After the passing of a family member, many Florida residents may wait to learn what the contents of an estate plan may have held. Some individuals may receive a shock when they learn that their loved ones did not create an estate plan. Now, the probate administration processes will have to follow intestate laws in order to distribute the decedents' assets.
When intestate laws are followed, the state has control over much of the actions that probate will entail. An estate administrator will still be appointed. If a person had created a will, that individual could have appointed an executor to handle these affairs. Instead, the court will appoint someone they see fit for the position, and this is not always an easy process either.
Rather than following the instructions in a will or other document, the representative will work to distribute the assets in accordance with state law, which typically means to the next of kin. This also means that some recipients may be individuals that the deceased may not have intended to receive property. When there is no clear intentions known, surviving loved ones may end up in legal conflicts over who should receive certain property, which may lead to the probate process carrying on for some time.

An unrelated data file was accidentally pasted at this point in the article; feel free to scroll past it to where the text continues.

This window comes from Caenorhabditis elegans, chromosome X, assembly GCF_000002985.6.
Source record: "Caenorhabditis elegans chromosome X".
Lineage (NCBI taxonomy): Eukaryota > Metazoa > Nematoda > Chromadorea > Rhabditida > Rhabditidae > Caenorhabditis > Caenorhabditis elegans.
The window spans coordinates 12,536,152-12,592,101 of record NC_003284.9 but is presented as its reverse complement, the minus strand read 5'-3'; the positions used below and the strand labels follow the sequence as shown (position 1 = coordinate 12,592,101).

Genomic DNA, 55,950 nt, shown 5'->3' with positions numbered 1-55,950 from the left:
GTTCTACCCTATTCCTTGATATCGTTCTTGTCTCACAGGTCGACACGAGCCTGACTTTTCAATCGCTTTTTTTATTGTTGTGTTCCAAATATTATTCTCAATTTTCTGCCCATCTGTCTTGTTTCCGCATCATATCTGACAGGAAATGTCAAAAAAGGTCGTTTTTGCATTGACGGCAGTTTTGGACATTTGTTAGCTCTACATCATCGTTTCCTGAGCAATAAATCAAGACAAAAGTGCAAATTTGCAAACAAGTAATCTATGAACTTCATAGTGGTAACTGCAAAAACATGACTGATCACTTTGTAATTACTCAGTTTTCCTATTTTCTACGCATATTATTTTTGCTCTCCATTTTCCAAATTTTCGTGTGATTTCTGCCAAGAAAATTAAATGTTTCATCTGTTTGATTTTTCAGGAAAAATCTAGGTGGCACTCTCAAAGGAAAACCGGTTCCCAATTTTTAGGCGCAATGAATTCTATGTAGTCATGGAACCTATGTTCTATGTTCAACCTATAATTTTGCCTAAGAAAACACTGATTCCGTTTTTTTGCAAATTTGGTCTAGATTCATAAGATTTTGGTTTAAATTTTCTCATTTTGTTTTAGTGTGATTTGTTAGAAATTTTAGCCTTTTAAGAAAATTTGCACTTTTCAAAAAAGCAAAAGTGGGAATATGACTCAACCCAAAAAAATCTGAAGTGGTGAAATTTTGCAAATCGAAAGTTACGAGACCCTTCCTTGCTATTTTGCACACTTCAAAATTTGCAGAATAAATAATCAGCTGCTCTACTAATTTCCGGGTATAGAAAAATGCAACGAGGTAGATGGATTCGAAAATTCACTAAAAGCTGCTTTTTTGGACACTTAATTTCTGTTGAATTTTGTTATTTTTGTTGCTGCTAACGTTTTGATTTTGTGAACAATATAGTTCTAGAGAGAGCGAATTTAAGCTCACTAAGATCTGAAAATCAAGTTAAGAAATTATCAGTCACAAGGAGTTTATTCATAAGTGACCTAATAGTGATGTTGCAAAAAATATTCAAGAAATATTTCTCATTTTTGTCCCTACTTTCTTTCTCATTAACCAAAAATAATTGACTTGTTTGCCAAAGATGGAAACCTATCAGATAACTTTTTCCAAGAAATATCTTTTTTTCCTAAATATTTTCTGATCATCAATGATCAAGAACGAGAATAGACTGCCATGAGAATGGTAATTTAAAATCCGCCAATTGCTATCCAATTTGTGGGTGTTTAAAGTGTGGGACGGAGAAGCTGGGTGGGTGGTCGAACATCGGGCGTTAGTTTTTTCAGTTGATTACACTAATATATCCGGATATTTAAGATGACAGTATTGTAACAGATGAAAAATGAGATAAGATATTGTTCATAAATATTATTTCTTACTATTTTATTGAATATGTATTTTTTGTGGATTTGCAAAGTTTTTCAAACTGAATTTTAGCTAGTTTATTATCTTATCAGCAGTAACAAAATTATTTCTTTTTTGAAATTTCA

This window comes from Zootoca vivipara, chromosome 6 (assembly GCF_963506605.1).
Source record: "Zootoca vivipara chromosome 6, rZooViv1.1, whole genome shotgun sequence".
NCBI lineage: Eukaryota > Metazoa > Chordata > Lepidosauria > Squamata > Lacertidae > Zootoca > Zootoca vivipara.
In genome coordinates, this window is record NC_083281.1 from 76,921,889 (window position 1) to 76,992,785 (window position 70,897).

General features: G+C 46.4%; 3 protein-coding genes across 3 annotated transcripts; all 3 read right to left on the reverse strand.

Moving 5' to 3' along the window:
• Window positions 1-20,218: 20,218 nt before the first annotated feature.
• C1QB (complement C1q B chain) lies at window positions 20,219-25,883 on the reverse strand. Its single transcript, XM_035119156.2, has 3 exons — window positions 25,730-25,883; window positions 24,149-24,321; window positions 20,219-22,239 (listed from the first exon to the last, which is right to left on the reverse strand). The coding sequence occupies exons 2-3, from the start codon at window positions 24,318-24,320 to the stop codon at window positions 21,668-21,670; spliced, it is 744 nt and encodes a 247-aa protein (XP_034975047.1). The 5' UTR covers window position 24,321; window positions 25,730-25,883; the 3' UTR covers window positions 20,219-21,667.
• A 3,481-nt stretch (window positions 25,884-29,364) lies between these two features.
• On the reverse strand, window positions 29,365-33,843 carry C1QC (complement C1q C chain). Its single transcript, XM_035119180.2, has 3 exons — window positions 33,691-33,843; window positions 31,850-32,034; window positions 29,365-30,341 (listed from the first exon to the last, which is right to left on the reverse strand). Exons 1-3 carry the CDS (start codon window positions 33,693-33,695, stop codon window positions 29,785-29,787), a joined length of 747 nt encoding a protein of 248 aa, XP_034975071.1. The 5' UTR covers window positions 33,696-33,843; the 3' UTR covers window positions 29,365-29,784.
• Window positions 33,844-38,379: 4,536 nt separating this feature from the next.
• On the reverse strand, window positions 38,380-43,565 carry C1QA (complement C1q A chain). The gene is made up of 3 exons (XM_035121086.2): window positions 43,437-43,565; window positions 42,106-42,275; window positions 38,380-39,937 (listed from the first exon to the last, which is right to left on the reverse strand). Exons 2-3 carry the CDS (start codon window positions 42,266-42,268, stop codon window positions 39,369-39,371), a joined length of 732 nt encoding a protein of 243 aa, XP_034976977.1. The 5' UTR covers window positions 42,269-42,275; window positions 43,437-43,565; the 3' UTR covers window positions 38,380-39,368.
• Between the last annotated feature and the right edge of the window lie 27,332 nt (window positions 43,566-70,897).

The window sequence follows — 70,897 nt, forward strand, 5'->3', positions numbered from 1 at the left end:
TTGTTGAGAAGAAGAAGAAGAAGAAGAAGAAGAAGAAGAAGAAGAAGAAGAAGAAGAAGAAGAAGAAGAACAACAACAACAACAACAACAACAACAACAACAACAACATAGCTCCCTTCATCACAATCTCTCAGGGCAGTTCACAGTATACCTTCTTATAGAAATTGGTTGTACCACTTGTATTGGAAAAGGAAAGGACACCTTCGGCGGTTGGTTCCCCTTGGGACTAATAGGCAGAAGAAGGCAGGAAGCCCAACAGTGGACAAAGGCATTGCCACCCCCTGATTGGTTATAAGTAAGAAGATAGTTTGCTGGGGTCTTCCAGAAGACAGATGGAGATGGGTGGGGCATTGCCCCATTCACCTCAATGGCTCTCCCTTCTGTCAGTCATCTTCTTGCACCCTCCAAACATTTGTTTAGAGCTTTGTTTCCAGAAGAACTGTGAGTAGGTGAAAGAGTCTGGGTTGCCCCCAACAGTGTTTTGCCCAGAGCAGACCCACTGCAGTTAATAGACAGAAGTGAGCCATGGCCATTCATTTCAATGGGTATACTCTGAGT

Probate administration is a time for the final affairs of a deceased person to be settled. While many Florida residents may hope that this goes smoothly, a lack of estate plan could easily complicate matters. If individuals have been appointed personal representative or hope to take on this role, they may want to discuss the process with knowledgeable attorneys to understand the steps they need to take.